Of gales and all things mechanical

As a team, our gardeners, as I guess most gardeners up and down the country do, grit their teeth whenever they hear the word ‘gales’

Fallen Abies on Boxing Day 2013 A lot of our trees are quite old and very precious and it always causes us great pain and upset to lose one - like last year when we suffered the loss of a large Abies in the arboretum, plus some smaller and younger silver birches and conifers.

We got off lightly compared with RHS Garden Wisley who lost a good many trees over the Christmas/New Year period 2013–2014. So it is with a sigh of relief that the winds that hit us on Tuesday (21st) didn’t inflict any losses and we could all stop holding our collective breath.

Meanwhile over in the nursery between the glasshouse and the polytunnel, the footings are being dug out for a new standing out area. This will free up the existing standing out area, allowing us to build a new polytunnel to house our alpine collection stock.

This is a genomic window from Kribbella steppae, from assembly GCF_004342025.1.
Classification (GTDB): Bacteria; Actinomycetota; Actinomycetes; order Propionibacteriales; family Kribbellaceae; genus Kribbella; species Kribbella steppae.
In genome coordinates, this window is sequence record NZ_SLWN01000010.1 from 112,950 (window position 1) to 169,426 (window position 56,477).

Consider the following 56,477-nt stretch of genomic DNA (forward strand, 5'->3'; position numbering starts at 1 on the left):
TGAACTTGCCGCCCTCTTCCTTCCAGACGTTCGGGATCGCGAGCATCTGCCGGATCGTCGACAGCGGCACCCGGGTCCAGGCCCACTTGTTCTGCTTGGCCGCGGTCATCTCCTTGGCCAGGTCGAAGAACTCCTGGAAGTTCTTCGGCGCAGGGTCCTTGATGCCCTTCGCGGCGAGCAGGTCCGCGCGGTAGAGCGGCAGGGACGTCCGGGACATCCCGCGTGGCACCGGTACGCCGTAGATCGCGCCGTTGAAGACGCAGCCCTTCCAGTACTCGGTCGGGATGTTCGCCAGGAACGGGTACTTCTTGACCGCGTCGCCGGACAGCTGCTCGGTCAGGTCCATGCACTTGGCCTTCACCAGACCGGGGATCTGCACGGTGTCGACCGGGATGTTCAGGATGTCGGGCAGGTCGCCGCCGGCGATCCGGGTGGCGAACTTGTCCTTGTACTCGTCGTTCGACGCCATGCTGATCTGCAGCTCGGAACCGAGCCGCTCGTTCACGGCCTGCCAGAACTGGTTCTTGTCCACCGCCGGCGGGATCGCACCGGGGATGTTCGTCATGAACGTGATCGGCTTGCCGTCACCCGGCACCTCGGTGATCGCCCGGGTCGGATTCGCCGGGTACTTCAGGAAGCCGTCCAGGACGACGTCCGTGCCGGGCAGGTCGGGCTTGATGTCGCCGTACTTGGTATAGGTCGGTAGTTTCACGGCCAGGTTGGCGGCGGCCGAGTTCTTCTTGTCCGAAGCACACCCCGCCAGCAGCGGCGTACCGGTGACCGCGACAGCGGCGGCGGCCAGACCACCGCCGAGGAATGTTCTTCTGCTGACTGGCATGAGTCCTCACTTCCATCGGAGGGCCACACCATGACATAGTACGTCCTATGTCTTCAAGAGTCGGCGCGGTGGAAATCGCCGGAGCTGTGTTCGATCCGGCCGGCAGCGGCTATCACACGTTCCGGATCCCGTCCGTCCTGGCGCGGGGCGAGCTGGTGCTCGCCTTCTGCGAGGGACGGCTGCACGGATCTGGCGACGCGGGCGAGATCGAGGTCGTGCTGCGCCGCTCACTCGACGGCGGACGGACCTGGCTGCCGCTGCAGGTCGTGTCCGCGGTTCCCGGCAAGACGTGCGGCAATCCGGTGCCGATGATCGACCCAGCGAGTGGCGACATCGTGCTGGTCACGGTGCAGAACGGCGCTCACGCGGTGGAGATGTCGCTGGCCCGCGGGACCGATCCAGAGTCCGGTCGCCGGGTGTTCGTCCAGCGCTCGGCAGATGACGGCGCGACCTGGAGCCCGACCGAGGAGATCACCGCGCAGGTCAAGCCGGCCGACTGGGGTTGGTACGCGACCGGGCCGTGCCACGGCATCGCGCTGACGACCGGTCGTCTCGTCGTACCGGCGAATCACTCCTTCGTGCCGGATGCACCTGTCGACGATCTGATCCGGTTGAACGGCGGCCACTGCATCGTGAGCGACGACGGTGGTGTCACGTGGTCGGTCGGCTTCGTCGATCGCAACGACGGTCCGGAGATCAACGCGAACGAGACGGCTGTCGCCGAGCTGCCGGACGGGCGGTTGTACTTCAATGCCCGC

A standing out area is where we house the new nursery stock on arrival if it's not tender. All hardy stock goes there to be monitored and nurtured until the appropriate planting windows occur. Visitors constantly ask us if there’s anything for us to do in the winter months: well, winter is one of our busiest times; cutting back herbaceous plants that have fallen over and gone slimy, tree pruning, planning and choosing next year's seeds to order, and so on. Tree planting takes place in the winter months too, and in our standing out area are a fine selection of acers, magnolias, camellias, bamboos and lovely dogwoods - all itching to be planted up. We will be starting our planting programme from November onwards.

The offending stone!Back at the nursery site, the chap with the digger doing the footings called us over - he’d come across a large rock right in the middle of where he was trying to dig.

It was not only in the place he was excavating; but so large it was half underneath the path leading to the polytunnel; if he’d got that out he would have left a large cavity and damaged the path. James, my Team Leader leaned in and stared for a minute - “we need a pecker for that”.

He went onto explain that a 'pecker' is a large mechanical tool attachment that would break the stone up. More words to get to grips with I thought, as I added 'pecker' in my notebook of hard landscaping ‘terms I need to know’.

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